Town officials express concern about possible future school budget deficit
Although no Wareham residents turned up to express opinions or ask questions about the school district’s proposed budget for fiscal year 2023, town officials brought up several concerns about Wareham Public Schools’ budget during a Dec. 2 joint meeting of the School Committee, Select Board and Finance Committee.
Business Manager Christine Suckow kicked off the public budget hearing by presenting the various aspects of the district’s requested $32,385,226 fiscal year 2023 budget.
She noted that officials have continued to make cuts to the budget since Nov. 9, when it was initially drafted and came to more than $36 million — which would have represented an 11 percent increase compared to fiscal year 2022.
“Understanding that that is unrealistic and would not be possible, we went back to the departments and the directors and the principals and had them make some reductions,” Suckow said.
The proposed reductions included eliminating all new staff requests and cutting five full-time employees. In addition, the district reduced its requested technology and supplies and materials budget by a combined $450,000. Finally, to make the budget work, the district will use $900,000 of circuit breaker funds, which are state reimbursements of a portion of the cost of special education.
Still, the proposed budget assumes the town will contribute a 5 percent budget increase for 2023. If approved, the increase would be the highest budget increase in terms of percentage in the past five fiscal years.
And even after those contributions, Suckow said the budget still has a $2.6 million deficit.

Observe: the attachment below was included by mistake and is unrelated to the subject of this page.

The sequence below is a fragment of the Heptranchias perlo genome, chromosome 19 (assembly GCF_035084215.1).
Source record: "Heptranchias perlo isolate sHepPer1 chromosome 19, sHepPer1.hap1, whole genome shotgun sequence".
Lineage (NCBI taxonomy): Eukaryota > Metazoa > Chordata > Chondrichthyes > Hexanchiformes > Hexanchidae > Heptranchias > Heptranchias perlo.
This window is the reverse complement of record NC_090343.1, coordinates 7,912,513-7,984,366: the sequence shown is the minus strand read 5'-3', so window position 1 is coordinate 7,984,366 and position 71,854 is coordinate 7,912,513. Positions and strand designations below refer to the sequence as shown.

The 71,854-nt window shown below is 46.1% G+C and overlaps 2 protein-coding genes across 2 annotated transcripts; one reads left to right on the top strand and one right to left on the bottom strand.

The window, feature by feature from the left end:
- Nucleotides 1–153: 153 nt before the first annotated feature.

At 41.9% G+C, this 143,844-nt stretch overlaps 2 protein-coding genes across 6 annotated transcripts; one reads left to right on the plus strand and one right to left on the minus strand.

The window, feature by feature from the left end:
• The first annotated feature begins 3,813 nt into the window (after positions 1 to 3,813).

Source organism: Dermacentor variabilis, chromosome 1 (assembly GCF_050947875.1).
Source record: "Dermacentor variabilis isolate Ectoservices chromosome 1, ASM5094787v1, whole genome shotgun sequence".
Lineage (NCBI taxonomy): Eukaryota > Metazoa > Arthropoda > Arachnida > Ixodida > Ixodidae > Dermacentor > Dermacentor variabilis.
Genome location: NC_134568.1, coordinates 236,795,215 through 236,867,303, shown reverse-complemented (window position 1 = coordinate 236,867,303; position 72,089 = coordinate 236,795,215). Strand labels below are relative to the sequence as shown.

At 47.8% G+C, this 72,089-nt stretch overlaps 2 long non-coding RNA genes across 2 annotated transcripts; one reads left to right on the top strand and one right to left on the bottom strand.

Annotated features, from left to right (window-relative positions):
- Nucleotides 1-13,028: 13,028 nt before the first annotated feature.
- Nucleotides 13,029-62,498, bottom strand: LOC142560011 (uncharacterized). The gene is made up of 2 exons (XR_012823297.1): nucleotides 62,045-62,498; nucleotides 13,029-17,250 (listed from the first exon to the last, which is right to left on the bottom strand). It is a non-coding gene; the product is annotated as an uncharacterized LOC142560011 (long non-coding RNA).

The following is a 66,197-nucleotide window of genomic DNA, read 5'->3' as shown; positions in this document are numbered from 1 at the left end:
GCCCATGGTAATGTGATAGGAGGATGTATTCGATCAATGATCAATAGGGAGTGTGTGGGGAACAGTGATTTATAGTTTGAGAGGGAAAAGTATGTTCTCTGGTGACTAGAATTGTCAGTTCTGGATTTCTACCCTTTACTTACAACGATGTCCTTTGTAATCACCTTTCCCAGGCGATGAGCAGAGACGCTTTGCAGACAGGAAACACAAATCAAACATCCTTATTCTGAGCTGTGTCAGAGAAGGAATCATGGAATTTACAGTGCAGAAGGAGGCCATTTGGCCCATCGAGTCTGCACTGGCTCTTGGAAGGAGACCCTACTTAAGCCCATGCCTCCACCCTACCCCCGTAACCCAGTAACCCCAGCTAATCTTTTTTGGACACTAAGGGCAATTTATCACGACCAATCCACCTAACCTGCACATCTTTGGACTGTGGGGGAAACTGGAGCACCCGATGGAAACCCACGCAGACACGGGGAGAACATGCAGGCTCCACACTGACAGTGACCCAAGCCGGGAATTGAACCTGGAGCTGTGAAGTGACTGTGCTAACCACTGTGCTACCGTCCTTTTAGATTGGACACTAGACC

Town officials raised concerns about both the proposed increase in town contributions and the projected deficit.
Town Administrator Derek Sullivan said that by his reading, the initial request for a FY2023 budget would have represented a 13.58 percent increase, “really, when it comes down to it,” despite the fact that the district’s recent trend of actual budget increases have only been as high as a 4.8 percent increase in 2022 and a 3.14 percent increase in 2018.
“I’m getting really worried that this is a true structural deficit going forward of $3 million a year,” Sullivan said. “We have to nip that now. So, what’s the plan on that?”
He warned that operating with what he referred to as a “rolling deficit” would cause future problems for the district.
“If this is what we’re seeing, I’m guessing it’s going to be more than 5 cuts (to district employees) — it’s going to be a lot more,” Sullivan said.
Nonetheless, he said he appreciated district officials’ hard work thus far at whittling down the budget.
Finance Committee member Joey Smith and Select Board Chair Judith Whiteside requested a far more detailed breakdown of the district’s budget.
“The things I’m asking, I’ve done this with the town side last year,” Smith explained. “Breaking down some budget lines and things.”
He started by asking for a breakdown of the Wareham Elementary School principal and assistant principals’ salaries. Suckow said that she didn’t immediately have those numbers but could get them.
Superintendent Dr. Kimberly Shaver-Hood said she and Suckow would be happy to sit down with officials and break down the budget line-by-line.
Whiteside described herself as a “line-item person” and said she had similar questions as Smith.
“The presentation that you gave here has a lot of holes in it that I would like the answers to,” she said.
School Committee member Apryl Rossi also raised concerns about the potential of a budget deficit and the need for drastic cuts.
“It really breaks my heart to even think that we might have to cut five more positions when there’s positions that are needed, because our kids need to be the number one,” Rossi said. “I understand that it’s hard to get blood from a stone.”
She said the district has had to “get creative” in terms of the budget in the past, and emphasized the importance of prioritizing the students and staff going forward.
“Numbers are numbers and I understand they’re very black and white,” Rossi said. “But an educational system in a town is not because the kids are real, and the teachers and the administrators and the support staff that put their all into everything deserve us to be creative because our kids are the ones who are going to suffer if we can’t figure this out.”